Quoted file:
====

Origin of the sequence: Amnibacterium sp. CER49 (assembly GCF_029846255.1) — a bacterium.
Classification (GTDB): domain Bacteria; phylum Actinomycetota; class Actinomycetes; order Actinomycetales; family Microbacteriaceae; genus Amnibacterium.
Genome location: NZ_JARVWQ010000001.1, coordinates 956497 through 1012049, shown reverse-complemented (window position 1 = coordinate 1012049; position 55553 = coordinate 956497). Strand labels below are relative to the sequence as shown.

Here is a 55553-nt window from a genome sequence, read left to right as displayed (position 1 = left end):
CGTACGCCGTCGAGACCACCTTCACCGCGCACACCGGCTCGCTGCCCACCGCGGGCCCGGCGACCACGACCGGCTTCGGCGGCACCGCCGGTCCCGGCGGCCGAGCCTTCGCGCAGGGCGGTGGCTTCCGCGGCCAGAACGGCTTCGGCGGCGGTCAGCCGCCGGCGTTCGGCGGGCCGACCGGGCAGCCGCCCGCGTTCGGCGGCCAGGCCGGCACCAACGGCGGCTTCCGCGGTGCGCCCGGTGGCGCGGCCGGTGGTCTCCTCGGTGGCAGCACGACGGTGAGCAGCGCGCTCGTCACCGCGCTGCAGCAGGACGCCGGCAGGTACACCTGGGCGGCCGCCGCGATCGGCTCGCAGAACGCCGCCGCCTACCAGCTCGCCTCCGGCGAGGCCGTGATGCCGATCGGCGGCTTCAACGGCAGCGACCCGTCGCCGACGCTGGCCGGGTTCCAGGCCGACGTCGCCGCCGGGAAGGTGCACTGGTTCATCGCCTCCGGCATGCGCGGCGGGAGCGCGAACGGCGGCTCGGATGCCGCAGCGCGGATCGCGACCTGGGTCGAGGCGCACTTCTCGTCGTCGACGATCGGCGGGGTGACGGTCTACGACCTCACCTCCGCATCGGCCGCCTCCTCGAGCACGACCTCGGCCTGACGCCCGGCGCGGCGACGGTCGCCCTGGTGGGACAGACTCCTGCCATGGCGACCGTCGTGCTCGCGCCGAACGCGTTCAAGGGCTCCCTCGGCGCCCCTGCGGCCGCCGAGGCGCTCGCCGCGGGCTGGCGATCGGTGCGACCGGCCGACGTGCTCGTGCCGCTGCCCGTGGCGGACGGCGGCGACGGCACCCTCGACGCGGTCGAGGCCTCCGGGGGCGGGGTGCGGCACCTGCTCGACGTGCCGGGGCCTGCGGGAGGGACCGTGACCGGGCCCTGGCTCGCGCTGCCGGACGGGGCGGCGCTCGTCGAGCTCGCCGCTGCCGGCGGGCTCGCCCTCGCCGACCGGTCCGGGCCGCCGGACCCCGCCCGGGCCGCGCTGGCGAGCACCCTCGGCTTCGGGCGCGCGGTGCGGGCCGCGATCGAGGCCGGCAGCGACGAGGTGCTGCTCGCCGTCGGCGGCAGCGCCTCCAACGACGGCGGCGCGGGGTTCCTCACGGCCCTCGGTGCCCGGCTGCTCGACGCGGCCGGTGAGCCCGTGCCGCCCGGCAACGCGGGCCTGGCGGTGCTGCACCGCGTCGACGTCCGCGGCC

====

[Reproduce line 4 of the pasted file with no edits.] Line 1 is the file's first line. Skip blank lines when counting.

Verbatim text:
Here is a 55553-nt window from a genome sequence, read left to right as displayed (position 1 = left end):